The Sellout by Paul Beatty


Review by Rick de Villiers

Among the puff-praise on the back of The Sellout (Picador, 2016) is Sarah Silverman’s assessment: ‘Brilliant. Amazing. Like demented angels wrote it.’ This, cynical reader, you might think is marketing gold: a comedian trumpeting the novel’s comedic daemon. As far as vapid soundbites go, it’s no worse than any of the other quotations that play up Beatty’s humour without touching the object of his satire. You can expect to laugh till exiled from the bedroom, or to ‘get smarter’ by staring at the pages. The other worldly, infernal-paradisal ‘demented angels’ will transport you.

And yet, for all its inanity, the curation of tributes is not completely misguided in hinting at the novel’s escapist element. The Sellout is a cutting piece of political fiction. But it so warms you to its characters, its hyperbole, its verbal mischief, that you often fail to register the brisling indignation. It’s the kind of satire Jonathan Swift extolled and practised himself: ‘a sort of glass, wherein beholders do generally discover everybody’s face but their own’.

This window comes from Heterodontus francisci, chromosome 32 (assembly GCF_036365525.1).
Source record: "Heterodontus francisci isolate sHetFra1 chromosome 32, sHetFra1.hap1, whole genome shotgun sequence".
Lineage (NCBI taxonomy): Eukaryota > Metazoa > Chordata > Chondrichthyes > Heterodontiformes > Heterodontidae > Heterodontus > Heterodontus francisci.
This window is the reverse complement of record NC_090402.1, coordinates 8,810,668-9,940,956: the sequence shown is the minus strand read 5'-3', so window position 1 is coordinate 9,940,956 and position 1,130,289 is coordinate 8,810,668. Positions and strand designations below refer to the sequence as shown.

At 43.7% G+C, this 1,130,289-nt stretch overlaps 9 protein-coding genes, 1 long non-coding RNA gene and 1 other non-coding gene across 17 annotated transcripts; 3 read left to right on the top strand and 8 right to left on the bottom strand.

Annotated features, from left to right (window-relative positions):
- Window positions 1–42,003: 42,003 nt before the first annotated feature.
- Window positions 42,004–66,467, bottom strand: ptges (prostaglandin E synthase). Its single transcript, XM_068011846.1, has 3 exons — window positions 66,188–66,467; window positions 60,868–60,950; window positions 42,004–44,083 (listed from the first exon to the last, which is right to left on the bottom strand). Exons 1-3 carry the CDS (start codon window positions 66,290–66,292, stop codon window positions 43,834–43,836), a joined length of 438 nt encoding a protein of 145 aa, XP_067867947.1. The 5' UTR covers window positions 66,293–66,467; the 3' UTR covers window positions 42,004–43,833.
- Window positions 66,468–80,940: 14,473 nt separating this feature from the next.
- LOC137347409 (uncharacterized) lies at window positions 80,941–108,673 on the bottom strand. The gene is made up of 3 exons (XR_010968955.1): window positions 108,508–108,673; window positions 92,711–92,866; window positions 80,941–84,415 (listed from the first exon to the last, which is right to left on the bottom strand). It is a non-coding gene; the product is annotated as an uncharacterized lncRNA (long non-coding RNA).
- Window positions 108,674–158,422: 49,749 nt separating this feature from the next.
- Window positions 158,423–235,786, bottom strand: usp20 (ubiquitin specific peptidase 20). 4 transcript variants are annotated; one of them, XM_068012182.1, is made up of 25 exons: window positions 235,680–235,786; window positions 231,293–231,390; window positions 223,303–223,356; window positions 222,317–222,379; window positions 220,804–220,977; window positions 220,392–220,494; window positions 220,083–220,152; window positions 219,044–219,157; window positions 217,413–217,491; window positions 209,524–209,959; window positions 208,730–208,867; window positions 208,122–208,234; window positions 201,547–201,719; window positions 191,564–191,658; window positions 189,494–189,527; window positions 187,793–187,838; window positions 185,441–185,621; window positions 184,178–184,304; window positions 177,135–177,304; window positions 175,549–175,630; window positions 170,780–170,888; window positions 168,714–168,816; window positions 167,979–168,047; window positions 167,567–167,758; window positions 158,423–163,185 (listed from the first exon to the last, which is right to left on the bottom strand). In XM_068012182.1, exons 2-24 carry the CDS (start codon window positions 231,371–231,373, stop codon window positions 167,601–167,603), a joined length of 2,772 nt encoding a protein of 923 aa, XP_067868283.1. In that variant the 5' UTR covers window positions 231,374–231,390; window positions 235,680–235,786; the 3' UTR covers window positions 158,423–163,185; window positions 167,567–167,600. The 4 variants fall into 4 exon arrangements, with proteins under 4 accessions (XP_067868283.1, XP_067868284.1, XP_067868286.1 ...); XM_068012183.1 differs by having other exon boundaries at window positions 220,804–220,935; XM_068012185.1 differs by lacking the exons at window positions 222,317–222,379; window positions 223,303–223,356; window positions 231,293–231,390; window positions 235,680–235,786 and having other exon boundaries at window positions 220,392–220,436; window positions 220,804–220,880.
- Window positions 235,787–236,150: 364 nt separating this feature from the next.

So despite the protagonist’s surname (‘Me’), there is little of the everyman in him. He lives in a neighbourhood of Los Angeles but rides a horse; he attempts to formulate a rallying creed for African-Americans in Latin (‘Semper Fi, Semper Funky’ being an early effort); and, as a gifted horticulturalist, he specializes in the genetic manipulation of watermelons and weed. Perhaps nothing so well illustrates this otherness than his appearance before the Supreme Court: stoned on his own produce, he mounts a defence of his small-scale reinstitution of slavery and segregation.

Me is the Sellout. He earns the moniker from the irascible Foy Cheshire, but its significance goes beyond personal antagonism. In having ‘whispered “Racism” in a post-racial world’, he becomes the betrayer of several struggles. The most obvious of these is the fight of black Americans against institutional oppression. How can it be, a Supreme Court justice thunders, ‘that in this day and age a black man can violate the hallowed principles of the Thirteenth Amendment by owning a slave?’ But the novel asks a more pertinent question: how can it be that the restrictions, violations, and humiliations of slavery become preferable over the freedoms of a democratic society?